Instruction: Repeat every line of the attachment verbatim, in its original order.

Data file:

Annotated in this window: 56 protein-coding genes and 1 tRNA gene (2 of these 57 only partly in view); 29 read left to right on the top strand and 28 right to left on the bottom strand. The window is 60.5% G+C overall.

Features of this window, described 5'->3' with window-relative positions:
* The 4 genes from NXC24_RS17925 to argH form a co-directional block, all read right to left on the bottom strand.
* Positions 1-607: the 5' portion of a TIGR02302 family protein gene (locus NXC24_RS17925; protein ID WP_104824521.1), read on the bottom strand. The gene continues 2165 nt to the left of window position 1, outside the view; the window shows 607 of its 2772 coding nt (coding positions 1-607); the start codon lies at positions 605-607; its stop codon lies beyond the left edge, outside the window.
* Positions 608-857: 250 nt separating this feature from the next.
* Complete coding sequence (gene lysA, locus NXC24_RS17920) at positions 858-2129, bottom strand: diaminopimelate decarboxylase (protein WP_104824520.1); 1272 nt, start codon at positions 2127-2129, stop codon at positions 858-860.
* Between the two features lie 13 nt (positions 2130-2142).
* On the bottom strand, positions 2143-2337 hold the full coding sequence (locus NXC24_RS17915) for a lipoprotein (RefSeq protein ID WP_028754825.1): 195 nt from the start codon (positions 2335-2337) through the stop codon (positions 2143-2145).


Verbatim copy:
Annotated in this window: 56 protein-coding genes and 1 tRNA gene (2 of these 57 only partly in view); 29 read left to right on the top strand and 28 right to left on the bottom strand. The window is 60.5% G+C overall.

Features of this window, described 5'->3' with window-relative positions:
* The 4 genes from NXC24_RS17925 to argH form a co-directional block, all read right to left on the bottom strand.
* Positions 1-607: the 5' portion of a TIGR02302 family protein gene (locus NXC24_RS17925; protein ID WP_104824521.1), read on the bottom strand. The gene continues 2165 nt to the left of window position 1, outside the view; the window shows 607 of its 2772 coding nt (coding positions 1-607); the start codon lies at positions 605-607; its stop codon lies beyond the left edge, outside the window.
* Positions 608-857: 250 nt separating this feature from the next.
* Complete coding sequence (gene lysA, locus NXC24_RS17920) at positions 858-2129, bottom strand: diaminopimelate decarboxylase (protein WP_104824520.1); 1272 nt, start codon at positions 2127-2129, stop codon at positions 858-860.
* Between the two features lie 13 nt (positions 2130-2142).
* On the bottom strand, positions 2143-2337 hold the full coding sequence (locus NXC24_RS17915) for a lipoprotein (RefSeq protein ID WP_028754825.1): 195 nt from the start codon (positions 2335-2337) through the stop codon (positions 2143-2145).